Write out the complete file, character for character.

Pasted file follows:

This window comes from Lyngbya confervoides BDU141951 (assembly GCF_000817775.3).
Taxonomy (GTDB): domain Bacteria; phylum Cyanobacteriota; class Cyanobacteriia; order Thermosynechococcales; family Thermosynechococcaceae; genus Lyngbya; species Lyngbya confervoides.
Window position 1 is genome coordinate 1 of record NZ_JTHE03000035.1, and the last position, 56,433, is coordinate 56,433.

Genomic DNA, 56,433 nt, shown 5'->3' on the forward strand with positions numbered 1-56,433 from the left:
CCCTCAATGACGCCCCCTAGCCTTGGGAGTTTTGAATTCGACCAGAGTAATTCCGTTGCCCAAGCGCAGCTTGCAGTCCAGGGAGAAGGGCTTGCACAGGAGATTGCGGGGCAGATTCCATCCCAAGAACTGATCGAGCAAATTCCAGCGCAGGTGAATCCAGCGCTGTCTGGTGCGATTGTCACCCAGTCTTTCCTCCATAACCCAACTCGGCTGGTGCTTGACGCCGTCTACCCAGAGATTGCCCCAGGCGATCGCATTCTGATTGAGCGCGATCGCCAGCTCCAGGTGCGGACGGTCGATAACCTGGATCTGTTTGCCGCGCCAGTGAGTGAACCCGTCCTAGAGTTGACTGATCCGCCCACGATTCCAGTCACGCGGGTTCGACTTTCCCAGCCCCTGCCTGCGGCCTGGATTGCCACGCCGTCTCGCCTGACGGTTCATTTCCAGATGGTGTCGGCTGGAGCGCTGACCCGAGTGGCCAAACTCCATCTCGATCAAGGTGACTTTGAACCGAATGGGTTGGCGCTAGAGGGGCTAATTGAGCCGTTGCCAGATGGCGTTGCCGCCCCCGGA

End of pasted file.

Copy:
This window comes from Lyngbya confervoides BDU141951 (assembly GCF_000817775.3).
Taxonomy (GTDB): domain Bacteria; phylum Cyanobacteriota; class Cyanobacteriia; order Thermosynechococcales; family Thermosynechococcaceae; genus Lyngbya; species Lyngbya confervoides.
Window position 1 is genome coordinate 1 of record NZ_JTHE03000035.1, and the last position, 56,433, is coordinate 56,433.

Genomic DNA, 56,433 nt, shown 5'->3' on the forward strand with positions numbered 1-56,433 from the left:
CCCTCAATGACGCCCCCTAGCCTTGGGAGTTTTGAATTCGACCAGAGTAATTCCGTTGCCCAAGCGCAGCTTGCAGTCCAGGGAGAAGGGCTTGCACAGGAGATTGCGGGGCAGATTCCATCCCAAGAACTGATCGAGCAAATTCCAGCGCAGGTGAATCCAGCGCTGTCTGGTGCGATTGTCACCCAGTCTTTCCTCCATAACCCAACTCGGCTGGTGCTTGACGCCGTCTACCCAGAGATTGCCCCAGGCGATCGCATTCTGATTGAGCGCGATCGCCAGCTCCAGGTGCGGACGGTCGATAACCTGGATCTGTTTGCCGCGCCAGTGAGTGAACCCGTCCTAGAGTTGACTGATCCGCCCACGATTCCAGTCACGCGGGTTCGACTTTCCCAGCCCCTGCCTGCGGCCTGGATTGCCACGCCGTCTCGCCTGACGGTTCATTTCCAGATGGTGTCGGCTGGAGCGCTGACCCGAGTGGCCAAACTCCATCTCGATCAAGGTGACTTTGAACCGAATGGGTTGGCGCTAGAGGGGCTAATTGAGCCGTTGCCAGATGGCGTTGCCGCCCCCGGA